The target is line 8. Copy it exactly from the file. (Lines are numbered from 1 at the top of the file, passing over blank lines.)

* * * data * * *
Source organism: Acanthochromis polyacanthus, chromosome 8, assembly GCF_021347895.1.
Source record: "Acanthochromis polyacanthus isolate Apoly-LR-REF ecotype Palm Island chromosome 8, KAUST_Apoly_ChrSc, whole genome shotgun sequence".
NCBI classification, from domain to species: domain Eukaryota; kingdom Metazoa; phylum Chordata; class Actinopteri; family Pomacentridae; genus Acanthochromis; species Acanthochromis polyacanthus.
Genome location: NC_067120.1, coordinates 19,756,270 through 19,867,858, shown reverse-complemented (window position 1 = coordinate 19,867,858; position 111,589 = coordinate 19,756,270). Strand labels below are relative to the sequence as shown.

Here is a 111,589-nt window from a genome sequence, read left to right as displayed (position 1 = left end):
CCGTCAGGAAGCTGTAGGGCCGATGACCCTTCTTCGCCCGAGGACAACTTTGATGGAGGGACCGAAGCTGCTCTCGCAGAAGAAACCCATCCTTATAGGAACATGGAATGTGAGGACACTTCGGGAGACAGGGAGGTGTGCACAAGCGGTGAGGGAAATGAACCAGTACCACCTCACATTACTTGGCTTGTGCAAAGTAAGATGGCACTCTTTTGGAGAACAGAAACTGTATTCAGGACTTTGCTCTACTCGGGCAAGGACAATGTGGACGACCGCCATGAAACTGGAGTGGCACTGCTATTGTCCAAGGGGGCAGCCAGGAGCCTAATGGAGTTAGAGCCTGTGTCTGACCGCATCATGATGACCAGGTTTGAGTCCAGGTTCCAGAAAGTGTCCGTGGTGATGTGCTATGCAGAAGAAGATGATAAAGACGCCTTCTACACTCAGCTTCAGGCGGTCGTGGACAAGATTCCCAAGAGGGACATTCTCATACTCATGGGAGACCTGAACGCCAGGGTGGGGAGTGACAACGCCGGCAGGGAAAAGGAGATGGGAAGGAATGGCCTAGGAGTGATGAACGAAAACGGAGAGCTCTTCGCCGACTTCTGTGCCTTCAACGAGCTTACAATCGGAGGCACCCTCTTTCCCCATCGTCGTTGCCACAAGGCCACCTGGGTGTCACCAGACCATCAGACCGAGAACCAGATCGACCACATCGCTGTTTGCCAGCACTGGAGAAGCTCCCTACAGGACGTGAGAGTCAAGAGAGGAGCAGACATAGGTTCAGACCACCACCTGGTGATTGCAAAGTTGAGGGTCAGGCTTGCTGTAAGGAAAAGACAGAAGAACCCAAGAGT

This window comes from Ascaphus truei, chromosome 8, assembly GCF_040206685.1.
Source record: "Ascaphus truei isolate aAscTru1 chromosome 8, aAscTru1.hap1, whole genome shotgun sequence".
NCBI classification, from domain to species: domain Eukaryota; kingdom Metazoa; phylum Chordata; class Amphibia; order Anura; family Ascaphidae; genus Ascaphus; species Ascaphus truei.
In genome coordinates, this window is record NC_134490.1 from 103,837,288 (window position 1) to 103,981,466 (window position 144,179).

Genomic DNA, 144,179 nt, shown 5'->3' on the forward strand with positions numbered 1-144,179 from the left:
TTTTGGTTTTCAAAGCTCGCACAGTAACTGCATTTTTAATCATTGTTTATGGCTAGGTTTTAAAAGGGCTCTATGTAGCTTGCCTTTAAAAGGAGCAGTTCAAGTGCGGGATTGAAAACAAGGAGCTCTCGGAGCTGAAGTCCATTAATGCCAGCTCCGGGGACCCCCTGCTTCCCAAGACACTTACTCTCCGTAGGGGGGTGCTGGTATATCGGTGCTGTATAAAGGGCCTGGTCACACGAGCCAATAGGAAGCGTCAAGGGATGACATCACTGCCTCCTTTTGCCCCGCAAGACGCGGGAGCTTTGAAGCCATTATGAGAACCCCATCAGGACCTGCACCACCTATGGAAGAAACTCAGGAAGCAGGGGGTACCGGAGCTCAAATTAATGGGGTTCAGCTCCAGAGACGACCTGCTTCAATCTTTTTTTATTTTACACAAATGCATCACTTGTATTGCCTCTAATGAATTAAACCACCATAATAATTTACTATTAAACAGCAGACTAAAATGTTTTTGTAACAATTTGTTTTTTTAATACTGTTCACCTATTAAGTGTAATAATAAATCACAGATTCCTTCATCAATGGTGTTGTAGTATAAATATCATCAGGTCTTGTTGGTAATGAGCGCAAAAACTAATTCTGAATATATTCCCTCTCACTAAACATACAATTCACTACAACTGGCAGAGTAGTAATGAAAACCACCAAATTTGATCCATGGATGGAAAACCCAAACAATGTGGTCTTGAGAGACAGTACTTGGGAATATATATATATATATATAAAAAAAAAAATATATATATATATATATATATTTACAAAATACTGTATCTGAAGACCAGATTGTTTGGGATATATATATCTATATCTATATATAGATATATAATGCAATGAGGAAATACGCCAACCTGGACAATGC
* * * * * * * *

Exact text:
Source record: "Ascaphus truei isolate aAscTru1 chromosome 8, aAscTru1.hap1, whole genome shotgun sequence".